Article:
“Aw, look at the two of them holding hands,” my friend exclaims, as Tadpole and my friend’s younger daughter – both dressed in gauzy pink fairy costumes – walk ahead of us with her dog, their feet crunching on the gravel. Her elder daughter catches them up, and the three advance together as one, picking up speed. The sun is shining, although it has no real force yet. I feel more relaxed than I have in weeks.
“This weekend’s done me so much good.” I quicken my step as the girls round a bend in the track and move just out of our line of vision. “It’s so nice to get away, and lovely to be in the countryside…”
“Well you can come whene…”
She is cut off mid-sentence by a chorus of wails. We sprint forward, expecting to have to mediate for the twentieth time that day between three squabbling fairies, or, at worst, to tend to a grazed knee. But when I see Tadpole’s face, I am horrified.
The blood gushes. I don’t know, at first, where it is coming from. She has the mouth of a vampire in a gore movie. Blood pours down her chin, soaking her pink dress, turning it a vivid crimson red. The metallic taste makes her gag and spit. Blood drips onto the gravel, soaks into my t-shirt, and huge droplets spatter my jeans and trainers as I hoist Tadpole into my arms and stagger back to my friend’s house, mercifully close.
Parking Tadpole on the kitchen counter by the sink, I hold a cup to her lips and she rinses her mouth. Her teeth all appear to be intact, although there is a nasty cut inside her cheek. But the worst thing, the thing I can barely look at without gagging, is the split in her upper lip, on the right hand side. A deep slice exposing dark, purple flesh, like raw steak.
We arrive at the small injuries unit in a nearby town twenty minutes later and I lead Tadpole, still dressed in her blood-spattered fairy outfit, into the reception area. “The St Albans fairy chainsaw massacre,” says my friend wryly, leading her two little fairies inside. I manage a weak smile, but my hands are shaking and I feel nauseous and light-headed. While my friend does everything in her power to prevent Tadpole from catching sight of her face in the huge mirror next to the children’s toys, I speak to the lady at reception. It is all I can do to form a sentence, and I find myself unable to spell out my daughter’s name – my brain isn’t functioning well enough – so I scrawl it illegibly on a piece of paper. I explain we were supposed to be flying back to Paris in three hours time. That, plus the fact that Tadpole’s appearance is going to give everyone in the waiting area nightmares for weeks to come, bumps us straight to the top of the list.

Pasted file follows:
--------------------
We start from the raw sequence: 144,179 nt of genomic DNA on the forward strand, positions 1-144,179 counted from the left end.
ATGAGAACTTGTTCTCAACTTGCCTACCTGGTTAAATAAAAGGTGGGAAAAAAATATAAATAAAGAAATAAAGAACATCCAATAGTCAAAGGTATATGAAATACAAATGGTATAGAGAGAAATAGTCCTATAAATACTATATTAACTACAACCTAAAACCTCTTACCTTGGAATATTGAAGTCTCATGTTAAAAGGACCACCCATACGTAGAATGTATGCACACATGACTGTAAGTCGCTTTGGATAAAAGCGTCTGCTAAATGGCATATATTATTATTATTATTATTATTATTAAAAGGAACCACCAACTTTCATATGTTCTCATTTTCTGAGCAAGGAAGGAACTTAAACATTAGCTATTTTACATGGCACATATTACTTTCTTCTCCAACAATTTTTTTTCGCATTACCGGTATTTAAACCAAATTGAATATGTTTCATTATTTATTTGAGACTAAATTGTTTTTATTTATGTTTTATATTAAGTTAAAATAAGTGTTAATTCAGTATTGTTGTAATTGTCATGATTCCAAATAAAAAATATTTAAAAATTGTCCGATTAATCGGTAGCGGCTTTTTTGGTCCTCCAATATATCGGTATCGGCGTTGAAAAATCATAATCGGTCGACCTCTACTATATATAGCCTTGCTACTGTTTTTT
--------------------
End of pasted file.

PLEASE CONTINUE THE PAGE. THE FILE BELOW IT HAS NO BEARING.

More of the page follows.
“How did this happen to you?” says the nurse to Tadpole, shining a light in her eye. I’ve already given my explanation, and open my mouth to repeat my story before I realise with a sickening jolt that she is cross-examining my daughter on purpose, to eliminate the possibility that it was I who caused her injury.
We emerge, ten minutes later. Tadpole shows everyone the “I’ve been brave” sticker the nurse gave her, which she has slapped onto the front of her blood-spattered dress. Her lip wound has been gummed closed with surgical glue, and I pray it will hold. I glance at my watch: we have just enough time to nip back to my friend’s home, change out of our ruined clothes and grab our bags.
On the plane, Tadpole spies drops of blood on her shoe.
“I’m sorry mummy,” she says, stroking my forearm. “I did spit on our clothes and I did make a terrible mess. I didn’t mean to. It’s all my fault.”
“Oh gosh, it’s not your fault my love,” I say, mortified, “It was an accident. And I don’t care about any clothes! Mummy is only sad because you have a bobo she couldn’t fix. I try to keep you safe, and sometimes I don’t manage to. You were my brave little girl today…”
When the seatbelt signs go off, Tadpole raises the armrest and lets her head fall into my lap. A few minutes later she is asleep. I stroke her hair, my hands still shaking, and try not to worry about the fact that drowsiness is one of the concussion symptoms mentioned on the leaflet the nurse pressed into my hand as we left.